What is it (really) like Learning Chinese in China – Joy’s Story
Follow Joy’s Story Learning Chinese
When I first arrived in China, learning the Mandarin language seemed like an impossible task.
Forgive me, but everything sounded like, ‘ching chong’, ‘ping pong’, ting tong’ and as for the characters, they just looked frightening and meant as much to me as looking at the lines on the palms of my hands………….yes, exactly ‘absolutely nothing!’
Pretty soon after my arrival I found that virtually every man, woman and child wanted to be my friend!
They were all offering to help me with my Chinese, this was essentially to improve their English – which incidentally is nearly always better than our Chinese.
Joy’s Story – One Month In
Within my first month not only did I have a full address book of Chinese friends, but I found that I had picked up some key words and phrases, just by hearing them repeatably said by the locals, namely, nǐ hǎo (hello), zài jiàn (goodbye), xiè xiè (thanks), méi wèn tí (no problem), méi guān xi (it doesn’t matter) and hǎo de (OK).
I also picked up a host of other phrases from taxi drivers, the most popular being, nǐ qù nǎ er lǐ? (where are you going?), màn zǒu (mind how you go) and bù kè qi (you’re welcome).
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Although I still had to carry little bits of paper with me to show taxi drivers my destination, which was either hand written or typed in Chinese by one of my Chinese colleagues, I found that I could now have a simple conversation.
If not that at least have some answers ready for questions which would come up time and time again such as, ’měi guó rén?’ (American?) – for some unbeknown reason most taxi drivers thought that I was an American!
I think that is because I’m black and if I wasn’t African, they assumed that I was American.
I don’t think that many of them realise that there are black people in Britain!! My set answer to this question was, bù shì , wǒ shì yīng guó rén (no, I’m English).
Other questions included:
- Q. nǐ lái zhōng guō duō cháng shí jiān le (How long have you been in China?)
- A. liǎng nián bàn (two and a half years)
- Q. nǐ zuò shén me gōng zuò (What work do you do?)
- A. wǒ shì yīng wén lǎo shī (I am an English teacher).
- One very important question that I learnt was, duō shǎo qián? (How much is it?), as well as, yī èr sān sì wǔ liù qī bā jiǔ shí, (numbers one to ten).
Having mastered the numbers one to ten and then eleven and twelve, I found that that stood me in good stead for the next three months.
There was a natural progression learning the time, days of the week and the months of the year, as they are all denoted using numbers, yī diǎn (1, o, clock), liǎng diǎn (2, o, clock), sān diǎn (3, o,clock) etc…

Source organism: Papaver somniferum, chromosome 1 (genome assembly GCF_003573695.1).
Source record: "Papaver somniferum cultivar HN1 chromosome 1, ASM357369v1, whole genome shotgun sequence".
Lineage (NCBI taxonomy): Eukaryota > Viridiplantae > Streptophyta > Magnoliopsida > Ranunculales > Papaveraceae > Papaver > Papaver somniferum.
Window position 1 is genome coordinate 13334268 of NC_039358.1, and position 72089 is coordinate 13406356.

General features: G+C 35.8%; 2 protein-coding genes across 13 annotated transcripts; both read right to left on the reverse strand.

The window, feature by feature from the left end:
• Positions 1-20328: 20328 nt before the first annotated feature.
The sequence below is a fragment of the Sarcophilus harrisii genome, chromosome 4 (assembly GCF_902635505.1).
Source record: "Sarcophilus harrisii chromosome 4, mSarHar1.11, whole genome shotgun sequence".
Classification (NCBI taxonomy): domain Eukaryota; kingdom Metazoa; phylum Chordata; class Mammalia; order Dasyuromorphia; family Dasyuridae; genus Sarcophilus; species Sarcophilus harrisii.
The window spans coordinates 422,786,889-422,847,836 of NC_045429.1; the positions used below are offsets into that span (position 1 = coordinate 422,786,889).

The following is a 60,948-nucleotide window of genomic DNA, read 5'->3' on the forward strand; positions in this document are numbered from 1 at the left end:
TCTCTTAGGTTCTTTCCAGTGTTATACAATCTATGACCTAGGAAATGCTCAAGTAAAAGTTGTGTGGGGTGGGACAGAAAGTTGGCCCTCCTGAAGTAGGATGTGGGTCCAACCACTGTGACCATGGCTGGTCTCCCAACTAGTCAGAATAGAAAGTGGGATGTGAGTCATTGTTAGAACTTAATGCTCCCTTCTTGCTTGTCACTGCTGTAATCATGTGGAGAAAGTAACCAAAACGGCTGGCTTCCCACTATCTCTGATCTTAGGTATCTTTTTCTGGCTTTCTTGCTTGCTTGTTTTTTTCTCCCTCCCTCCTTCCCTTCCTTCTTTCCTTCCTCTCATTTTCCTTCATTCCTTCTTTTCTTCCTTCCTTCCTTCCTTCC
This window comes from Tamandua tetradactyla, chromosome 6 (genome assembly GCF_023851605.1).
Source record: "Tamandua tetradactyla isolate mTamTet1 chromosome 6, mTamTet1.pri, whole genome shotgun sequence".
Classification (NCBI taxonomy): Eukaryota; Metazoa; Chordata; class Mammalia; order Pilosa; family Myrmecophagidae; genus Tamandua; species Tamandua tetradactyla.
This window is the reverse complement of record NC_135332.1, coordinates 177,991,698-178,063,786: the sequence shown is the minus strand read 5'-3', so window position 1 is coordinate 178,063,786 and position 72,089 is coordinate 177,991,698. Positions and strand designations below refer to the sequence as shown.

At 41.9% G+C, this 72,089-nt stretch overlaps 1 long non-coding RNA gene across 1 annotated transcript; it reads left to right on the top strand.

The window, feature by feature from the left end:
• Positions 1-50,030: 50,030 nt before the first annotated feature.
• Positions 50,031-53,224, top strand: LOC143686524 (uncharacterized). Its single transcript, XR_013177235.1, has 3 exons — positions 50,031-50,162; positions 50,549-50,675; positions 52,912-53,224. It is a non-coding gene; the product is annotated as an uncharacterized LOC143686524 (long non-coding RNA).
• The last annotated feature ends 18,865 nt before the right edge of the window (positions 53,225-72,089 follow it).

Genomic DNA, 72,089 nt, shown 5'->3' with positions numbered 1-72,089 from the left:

xīng qī yī (Monday), xīng qī èr (Tuesday), xīng qī sān (Wednesday) etc and yī yuè (January), èr yuè (February), sān yuè (March) etc.
One thing that confused me was the number two, as there’s two ways of saying this number with ‘èr’ or ‘liǎng’. èr is used when counting and liǎng is used for everything else, which is not counting e.g. telling the time or for saying two of something etc.
Joy’s Story – One Year In
By twelve months, I was on my third teacher and as the saying goes, ‘third time lucky’ and was I lucky, because I bumped into a representative of ‘LTL at a networking event which I was attending.
I was immediately attracted to the name LTL which means to ‘Live The Language’ and instantly wanted to find out more – so I enrolled for their three hour free trial.
One of their teachers came to my home and discussed my goals, tested me and together we developed a tailored structure for my lessons to suit my learning style.
We then started again, from the beginning (reviewing pinyin) and filling in all the gaps in my knowledge, covering topic by topic thoroughly, as outlined in my customised lesson structure.
I am convinced that the best way to learn Chinese is to totally immerse oneself in the language as much as possible.
Those of us lao wei (foreigners), already living here have a natural advantage, in that we can hear and practice the language 24/7, if we choose to.
Apart from living in the country, the things which I found helpful were
- Placing sticky notes all over my apartment, (labelling house-hold goods in Chinese characters, pinyin and English).
- Asking a Chinese friend (a different one) every day to come around to my apartment to practice conversation face-to-face.
- Carrying an A7 police-sized pocket note book around in my handbag, so whenever I hear a new word, I can write it down either using pinyin or phonetically and then I can ask my Chinese teacher later.
- A voice recorder (one on a smart phone is handy), for your Chinese teacher to record any words that you find difficult to pronounce – this way, you can play back the recording and listen to the words not only the ones which you had difficulty in pronouncing, but also the ones you forgot how to say.
A really radical idea (for those of you who love your privacy and space, like myself), but are really determined to learn the language is to get a Chinese flatmate, (I mean some one who only speaks Chinese and not a word of English).
This way, you’ll be forced to communicate in Chinese and there’s no way you can revert to English, because you simply won’t be understood.
I’m seriously thinking about this option, as I feel it will accelerate my Chinese ten-fold!
Finally, you could always get a Chinese boyfriend or girlfriend, so I’m told, but I haven’t explored that option yet!!
To compliment all of these options are a host of dictionaries which you can choose from, from the good old-fashioned printed hard copy to those which you can find on-line, as well as apps for your phone.
There are a lot out there, so there’s no excuse not to learn Chinese, if you really want to! What you need to do is to simply, ‘live the language’!
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